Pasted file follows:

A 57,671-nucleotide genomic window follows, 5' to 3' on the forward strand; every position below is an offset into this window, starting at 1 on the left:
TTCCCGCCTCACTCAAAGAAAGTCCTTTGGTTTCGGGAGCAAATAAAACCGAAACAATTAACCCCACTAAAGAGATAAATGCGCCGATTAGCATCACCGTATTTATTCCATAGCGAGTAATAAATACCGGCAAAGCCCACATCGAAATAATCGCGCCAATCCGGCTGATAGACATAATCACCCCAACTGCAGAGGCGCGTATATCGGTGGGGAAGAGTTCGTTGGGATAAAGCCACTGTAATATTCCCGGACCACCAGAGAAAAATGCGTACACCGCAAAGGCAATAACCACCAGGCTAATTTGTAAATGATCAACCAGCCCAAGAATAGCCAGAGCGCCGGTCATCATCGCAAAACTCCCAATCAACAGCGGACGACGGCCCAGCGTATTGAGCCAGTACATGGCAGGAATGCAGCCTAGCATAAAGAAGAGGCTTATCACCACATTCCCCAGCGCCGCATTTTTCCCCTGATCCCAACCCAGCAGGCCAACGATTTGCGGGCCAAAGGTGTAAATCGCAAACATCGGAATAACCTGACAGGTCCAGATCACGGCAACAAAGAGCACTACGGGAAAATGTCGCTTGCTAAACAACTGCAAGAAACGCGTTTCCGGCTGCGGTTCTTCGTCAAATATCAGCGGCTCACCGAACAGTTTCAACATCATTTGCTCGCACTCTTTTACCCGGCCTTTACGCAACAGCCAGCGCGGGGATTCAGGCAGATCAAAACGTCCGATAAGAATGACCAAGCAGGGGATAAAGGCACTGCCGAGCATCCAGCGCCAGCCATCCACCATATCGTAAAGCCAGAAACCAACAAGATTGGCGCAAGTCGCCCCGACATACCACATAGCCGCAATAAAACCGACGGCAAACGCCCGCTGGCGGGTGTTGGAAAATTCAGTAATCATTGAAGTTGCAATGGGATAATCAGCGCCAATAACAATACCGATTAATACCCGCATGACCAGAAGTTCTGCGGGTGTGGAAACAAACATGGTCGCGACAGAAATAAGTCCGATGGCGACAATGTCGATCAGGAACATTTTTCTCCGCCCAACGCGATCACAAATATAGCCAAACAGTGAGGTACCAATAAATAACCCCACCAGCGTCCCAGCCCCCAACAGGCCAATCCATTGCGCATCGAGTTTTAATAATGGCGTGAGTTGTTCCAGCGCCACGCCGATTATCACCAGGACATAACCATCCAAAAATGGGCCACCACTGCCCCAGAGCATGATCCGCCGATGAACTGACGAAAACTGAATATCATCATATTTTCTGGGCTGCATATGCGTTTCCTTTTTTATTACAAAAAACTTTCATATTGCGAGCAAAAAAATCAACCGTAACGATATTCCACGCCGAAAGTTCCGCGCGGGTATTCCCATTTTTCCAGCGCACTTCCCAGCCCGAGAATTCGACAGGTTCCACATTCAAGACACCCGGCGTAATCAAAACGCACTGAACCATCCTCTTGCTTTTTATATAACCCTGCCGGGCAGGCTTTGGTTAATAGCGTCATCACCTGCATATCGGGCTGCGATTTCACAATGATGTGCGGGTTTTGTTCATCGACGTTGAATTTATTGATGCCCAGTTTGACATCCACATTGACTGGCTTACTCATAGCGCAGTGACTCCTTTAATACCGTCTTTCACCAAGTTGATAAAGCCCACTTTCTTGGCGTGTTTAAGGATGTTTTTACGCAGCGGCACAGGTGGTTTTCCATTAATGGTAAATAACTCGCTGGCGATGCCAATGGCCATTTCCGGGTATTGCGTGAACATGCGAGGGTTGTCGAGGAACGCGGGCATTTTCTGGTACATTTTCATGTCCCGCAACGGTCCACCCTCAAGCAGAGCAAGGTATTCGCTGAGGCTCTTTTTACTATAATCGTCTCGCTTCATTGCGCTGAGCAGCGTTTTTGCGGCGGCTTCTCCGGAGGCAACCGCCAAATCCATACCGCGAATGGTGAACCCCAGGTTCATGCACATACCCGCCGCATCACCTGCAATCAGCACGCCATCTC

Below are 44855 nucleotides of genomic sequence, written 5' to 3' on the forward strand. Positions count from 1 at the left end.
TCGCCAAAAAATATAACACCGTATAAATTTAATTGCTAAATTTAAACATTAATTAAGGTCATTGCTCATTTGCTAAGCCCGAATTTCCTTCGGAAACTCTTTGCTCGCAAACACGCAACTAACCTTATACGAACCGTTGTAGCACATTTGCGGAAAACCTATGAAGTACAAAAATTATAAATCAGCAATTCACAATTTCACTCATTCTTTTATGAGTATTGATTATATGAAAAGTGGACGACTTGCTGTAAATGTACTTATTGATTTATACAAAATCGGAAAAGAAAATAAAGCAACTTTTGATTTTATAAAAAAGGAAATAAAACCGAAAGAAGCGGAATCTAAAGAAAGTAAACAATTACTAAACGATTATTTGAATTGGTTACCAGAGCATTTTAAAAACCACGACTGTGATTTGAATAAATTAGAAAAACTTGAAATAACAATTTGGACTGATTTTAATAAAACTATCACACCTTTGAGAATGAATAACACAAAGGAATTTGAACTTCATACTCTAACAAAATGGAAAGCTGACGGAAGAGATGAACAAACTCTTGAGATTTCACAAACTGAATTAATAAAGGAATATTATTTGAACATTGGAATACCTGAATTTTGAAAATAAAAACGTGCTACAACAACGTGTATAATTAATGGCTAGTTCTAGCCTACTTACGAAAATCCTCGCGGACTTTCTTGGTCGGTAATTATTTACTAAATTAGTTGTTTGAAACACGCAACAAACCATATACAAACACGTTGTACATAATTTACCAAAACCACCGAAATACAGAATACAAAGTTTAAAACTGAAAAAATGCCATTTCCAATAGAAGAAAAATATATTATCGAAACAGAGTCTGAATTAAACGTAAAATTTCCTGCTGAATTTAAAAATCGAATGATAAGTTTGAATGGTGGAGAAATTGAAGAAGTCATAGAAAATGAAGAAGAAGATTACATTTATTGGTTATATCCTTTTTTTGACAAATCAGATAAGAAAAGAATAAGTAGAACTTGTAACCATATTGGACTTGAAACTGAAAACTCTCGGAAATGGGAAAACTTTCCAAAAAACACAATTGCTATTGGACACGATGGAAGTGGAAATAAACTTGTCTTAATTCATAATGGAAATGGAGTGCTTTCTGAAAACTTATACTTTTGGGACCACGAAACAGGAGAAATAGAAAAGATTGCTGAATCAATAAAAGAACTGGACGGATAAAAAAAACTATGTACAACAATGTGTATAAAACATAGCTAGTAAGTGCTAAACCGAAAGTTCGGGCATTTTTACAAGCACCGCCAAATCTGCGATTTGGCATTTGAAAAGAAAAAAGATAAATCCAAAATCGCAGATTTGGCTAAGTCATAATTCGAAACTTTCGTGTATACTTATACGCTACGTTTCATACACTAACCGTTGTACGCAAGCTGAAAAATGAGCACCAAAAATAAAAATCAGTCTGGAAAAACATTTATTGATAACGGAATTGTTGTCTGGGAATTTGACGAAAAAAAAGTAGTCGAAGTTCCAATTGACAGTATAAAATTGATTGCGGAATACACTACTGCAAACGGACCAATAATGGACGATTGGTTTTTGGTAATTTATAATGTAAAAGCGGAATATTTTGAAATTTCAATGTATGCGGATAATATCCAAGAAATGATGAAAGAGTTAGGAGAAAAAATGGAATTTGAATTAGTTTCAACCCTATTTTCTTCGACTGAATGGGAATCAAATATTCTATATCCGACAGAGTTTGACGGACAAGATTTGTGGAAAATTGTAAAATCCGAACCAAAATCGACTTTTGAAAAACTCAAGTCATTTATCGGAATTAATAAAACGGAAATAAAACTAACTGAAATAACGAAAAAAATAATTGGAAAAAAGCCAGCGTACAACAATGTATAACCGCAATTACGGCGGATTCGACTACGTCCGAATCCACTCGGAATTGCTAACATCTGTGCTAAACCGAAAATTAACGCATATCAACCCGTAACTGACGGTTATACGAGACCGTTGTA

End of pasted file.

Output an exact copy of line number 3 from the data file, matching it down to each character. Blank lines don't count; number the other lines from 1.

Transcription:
Below are 44855 nucleotides of genomic sequence, written 5' to 3' on the forward strand. Positions count from 1 at the left end.